Bike variety is a good thing, especially if you ride the same routes all year long. A different bike makes the ride different. Each bike makes it easier to appreciate other bikes even more. When you ride a one-speed, not shifting teaches you that you don't have to shift as much as you've been shifting on your 27-speed. When you really sweat it out on the one-speed, you really appreciate the gears on the 27-speed. "

  73. #473
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    Why?

    Bought a nice lightweight Boardman Pro HT in April. Rode it 3 times. Converted my Kona Cindercone to SS cause I thought I would "give it a go". Haven't ridden my Boardman for six months, converted it to SS this week because SS is so freaking cool.

    I just hope my legs can keep up with my ego now

    I beg you to try it, I liken it to clipless pedals, once you try it there's no going back
    MTB SS, trail running & road TT
    It's all in the mind

  74. #474
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    like SS for mud riding.
    “Everyday is a good day,” from the Blue Cliff Records, Yun-men (864-949 AD).

  75. #475
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    I love it!

    I know I'm just repeating everything that has been said, but man oh man, I love riding single speed. It's an experience that nothing else can compare to. I feel like a little kid just being able to hop on my bike and go, and think about nothing else but staying on top of my bike. I don't think I would ever consider going geared on trails again until my knees give out on me.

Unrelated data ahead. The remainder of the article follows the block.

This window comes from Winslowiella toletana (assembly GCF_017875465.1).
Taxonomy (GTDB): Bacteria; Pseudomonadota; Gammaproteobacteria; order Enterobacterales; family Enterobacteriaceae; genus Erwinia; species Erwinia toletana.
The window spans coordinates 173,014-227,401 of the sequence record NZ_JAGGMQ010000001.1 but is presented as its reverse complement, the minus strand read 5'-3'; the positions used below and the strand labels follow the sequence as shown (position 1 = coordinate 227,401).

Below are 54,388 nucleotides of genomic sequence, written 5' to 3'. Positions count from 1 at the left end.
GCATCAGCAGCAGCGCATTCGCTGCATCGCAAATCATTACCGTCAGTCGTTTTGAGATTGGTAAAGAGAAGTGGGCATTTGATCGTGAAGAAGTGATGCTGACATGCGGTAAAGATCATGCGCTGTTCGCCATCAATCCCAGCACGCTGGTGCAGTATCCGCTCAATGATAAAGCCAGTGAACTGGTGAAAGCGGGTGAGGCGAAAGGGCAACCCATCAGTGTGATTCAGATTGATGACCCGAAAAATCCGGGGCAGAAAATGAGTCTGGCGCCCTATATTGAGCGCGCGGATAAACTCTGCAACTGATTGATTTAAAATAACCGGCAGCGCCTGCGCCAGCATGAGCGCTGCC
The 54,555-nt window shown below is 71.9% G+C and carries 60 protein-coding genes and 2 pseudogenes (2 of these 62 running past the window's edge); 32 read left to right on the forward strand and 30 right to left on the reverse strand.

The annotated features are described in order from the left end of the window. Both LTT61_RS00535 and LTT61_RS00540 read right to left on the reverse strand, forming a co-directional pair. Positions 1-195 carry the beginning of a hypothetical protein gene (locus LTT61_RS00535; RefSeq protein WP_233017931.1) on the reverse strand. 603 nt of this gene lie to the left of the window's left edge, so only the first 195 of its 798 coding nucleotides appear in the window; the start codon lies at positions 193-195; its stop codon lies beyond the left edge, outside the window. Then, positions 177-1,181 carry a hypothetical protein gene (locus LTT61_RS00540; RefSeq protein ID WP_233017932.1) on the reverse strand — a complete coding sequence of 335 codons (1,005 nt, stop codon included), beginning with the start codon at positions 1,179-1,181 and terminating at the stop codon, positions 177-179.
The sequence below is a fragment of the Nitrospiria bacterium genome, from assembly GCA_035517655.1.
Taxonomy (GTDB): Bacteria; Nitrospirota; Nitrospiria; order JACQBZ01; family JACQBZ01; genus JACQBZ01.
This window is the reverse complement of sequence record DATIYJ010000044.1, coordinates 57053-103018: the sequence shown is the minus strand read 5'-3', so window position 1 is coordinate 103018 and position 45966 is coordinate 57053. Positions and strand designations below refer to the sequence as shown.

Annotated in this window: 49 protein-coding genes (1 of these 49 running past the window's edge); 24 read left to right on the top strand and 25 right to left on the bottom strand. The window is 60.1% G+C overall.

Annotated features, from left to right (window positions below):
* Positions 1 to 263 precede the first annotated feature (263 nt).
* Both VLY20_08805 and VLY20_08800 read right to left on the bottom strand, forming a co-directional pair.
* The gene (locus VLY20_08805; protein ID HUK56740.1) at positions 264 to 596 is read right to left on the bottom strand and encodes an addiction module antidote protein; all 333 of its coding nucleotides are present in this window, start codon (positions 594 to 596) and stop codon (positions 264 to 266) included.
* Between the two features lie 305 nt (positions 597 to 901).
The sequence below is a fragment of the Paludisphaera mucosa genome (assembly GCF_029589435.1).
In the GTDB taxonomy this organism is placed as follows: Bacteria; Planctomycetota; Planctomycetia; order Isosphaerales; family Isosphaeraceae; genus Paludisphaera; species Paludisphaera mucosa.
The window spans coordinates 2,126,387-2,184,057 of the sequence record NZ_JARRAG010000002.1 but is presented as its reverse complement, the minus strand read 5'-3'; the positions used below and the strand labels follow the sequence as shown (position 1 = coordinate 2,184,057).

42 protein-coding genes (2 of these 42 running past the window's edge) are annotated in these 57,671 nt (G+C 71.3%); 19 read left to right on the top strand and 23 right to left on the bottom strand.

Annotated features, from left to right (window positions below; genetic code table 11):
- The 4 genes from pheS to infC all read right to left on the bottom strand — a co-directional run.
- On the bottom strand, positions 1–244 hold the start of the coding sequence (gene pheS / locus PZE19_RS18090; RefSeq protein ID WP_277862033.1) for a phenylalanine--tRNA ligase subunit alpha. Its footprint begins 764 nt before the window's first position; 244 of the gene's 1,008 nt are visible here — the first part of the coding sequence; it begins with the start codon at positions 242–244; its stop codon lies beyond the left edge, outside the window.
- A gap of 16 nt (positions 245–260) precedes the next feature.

76. #476
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    another for less maintenance

    i'm a tinkerer by fault.

    this year i purchased a 2011 giant anthem X 29er X2. great bike and plenty of stuff to wrench on, clean, lube etc.

    during the summer, i built up a rigid jabberwocky which turned into my main ride. i sold the giant last week.

    now when i'm in my shop with bike in the stand, i realize that i just don't have much to do!

    chain tension...check
    tire pressure....sure
    brake rub...as long as i don't hear it while i'm pedaling, no problem

    that's about it...

  77. #477
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    Quote Originally Posted by jct View Post
    i'm a tinkerer by fault.

    this year i purchased a 2011 giant anthem X 29er X2. great bike and plenty of stuff to wrench on, clean, lube etc.

    during the summer, i built up a rigid jabberwocky which turned into my main ride. i sold the giant last week.

    now when i'm in my shop with bike in the stand, i realize that i just don't have much to do!

    chain tension...check
    tire pressure....sure
    brake rub...as long as i don't hear it while i'm pedaling, no problem

    that's about it...
    I have been in the process of gathering parts to switch my El Mariachi from SS to a 1x9.
    initially, it was a fun process selecting parts and getting a rear wheel build but each time I rode my SS it was so quiet and smooth riding I just love it. Now I find out I will need a chain keeper to keep my chain from dropping off my 36T white industries chainring and honestly.....I'm beginning to become a bit disenchanted with this whole process and wondering why I thought I needed to do this anyway!

    I may be backing out on this deal after all. SS @ heart.

    K.I.S.S. right?

  78. #478
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    Tone No Balone,
    I guess it's because first-hand experience with complexity is sometimes required so that we learn to value simplicity more.